Composed in a city under siege, smuggled through enemy lines and blasted forcefully via loudspeakers at the surrounding Nazi forces, the story of Shostakovich’s ‘Leningrad’ Symphony has become a parable of human endurance amidst one of the 20th century’s darkest horrors. This is music literally from the front line, and with its huge orchestra and bold musical imagery, it still speaks with an unparalleled directness. Written and first performed as the Nazi invasion of Russia had brought Hitler’s hordes to the gates of Leningrad, the symphony still echoes with the pounding rhythms of war.
‘I couldn’t not write it’, Shostakovich remarked of it: ‘War was all around’.
The mammoth work runs for over 78 minutes (the first movement alone lasts nearly half an hour) and as if to reflect its behemoth-like stature, Shostakovich asks for an equally gargantuan orchestra including eight horns, six trombones, two harps, a piano, three side drums and a full complement of other percussion instruments.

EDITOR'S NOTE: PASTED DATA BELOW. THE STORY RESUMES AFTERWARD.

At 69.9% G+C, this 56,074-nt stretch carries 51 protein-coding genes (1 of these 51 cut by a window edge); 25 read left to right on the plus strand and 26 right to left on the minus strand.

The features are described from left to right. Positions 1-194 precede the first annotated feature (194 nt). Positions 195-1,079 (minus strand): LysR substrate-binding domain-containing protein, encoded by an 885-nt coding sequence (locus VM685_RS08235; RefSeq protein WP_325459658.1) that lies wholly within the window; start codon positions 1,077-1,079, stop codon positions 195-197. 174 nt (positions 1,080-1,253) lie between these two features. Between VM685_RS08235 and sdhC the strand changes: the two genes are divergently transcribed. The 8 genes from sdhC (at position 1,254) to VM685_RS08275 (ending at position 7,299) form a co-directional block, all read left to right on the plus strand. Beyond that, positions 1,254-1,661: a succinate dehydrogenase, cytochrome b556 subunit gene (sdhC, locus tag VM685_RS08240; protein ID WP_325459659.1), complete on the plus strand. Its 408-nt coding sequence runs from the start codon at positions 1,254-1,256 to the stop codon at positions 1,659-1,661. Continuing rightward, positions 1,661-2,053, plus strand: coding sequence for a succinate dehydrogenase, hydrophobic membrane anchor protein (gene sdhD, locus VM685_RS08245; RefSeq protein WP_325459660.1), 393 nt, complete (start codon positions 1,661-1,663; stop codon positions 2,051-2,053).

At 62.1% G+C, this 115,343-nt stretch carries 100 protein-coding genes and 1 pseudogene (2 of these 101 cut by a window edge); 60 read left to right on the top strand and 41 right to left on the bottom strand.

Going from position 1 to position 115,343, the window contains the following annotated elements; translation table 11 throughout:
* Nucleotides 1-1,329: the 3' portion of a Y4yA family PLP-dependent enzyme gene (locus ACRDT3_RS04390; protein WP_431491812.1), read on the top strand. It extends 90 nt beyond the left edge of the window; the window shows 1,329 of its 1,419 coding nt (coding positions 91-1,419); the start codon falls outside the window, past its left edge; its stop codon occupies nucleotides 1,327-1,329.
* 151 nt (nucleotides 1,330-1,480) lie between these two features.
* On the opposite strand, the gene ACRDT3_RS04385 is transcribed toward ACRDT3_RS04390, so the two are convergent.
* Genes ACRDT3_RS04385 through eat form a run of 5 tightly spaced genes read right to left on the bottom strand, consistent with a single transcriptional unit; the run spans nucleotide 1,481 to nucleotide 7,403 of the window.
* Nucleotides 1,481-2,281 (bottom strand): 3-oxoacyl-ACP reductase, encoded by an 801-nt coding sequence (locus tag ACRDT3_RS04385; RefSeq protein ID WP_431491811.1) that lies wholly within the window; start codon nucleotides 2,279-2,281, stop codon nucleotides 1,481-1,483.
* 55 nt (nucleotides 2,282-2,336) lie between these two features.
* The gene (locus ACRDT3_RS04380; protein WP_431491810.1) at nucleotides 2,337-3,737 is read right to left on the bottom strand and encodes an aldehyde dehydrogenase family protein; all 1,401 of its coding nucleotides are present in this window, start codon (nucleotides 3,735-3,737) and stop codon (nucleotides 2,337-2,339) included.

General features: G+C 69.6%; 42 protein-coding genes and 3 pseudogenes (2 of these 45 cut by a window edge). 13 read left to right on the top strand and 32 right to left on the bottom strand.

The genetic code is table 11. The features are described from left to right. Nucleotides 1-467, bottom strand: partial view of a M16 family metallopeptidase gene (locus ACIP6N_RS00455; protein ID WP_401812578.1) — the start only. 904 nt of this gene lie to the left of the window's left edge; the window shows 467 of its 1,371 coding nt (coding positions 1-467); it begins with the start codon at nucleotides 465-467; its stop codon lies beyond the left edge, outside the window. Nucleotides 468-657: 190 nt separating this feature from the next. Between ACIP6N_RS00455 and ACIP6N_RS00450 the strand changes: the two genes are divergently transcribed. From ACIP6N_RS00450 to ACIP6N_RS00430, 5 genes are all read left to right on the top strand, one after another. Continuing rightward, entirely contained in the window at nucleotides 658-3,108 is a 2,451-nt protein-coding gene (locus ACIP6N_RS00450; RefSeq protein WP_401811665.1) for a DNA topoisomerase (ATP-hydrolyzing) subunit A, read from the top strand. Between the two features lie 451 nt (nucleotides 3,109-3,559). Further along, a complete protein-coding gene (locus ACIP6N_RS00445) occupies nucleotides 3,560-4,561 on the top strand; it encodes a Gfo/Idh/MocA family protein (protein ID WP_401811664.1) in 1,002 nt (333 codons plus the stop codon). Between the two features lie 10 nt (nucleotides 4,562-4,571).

The Seventh’s story is one of the most astonishing in the history of music. The first full performance in Leningrad (now St Petersburg) was given in August 1942 by a half-starved orchestra, whose emaciated state was symbolised by the drummer Dzaudhat Aydarov, who had literally been rescued from the dead. Aydarov was thought already to be a corpse, but the desperate conductor, Karl Eliasberg, went to the morgue to make sure – and discovered this supposed cadaver moving and breathing. Aydarov took arguably the most demanding role in the symphony, playing the side drum that beats the relentless rhythm of war at the heart of the first movement.
That a composer could write a symphony of this scope, ambition and integrity whilst a city was being bombed and starved was interpreted by listeners as proof that the Nazis would not indeed could not, win in Russia.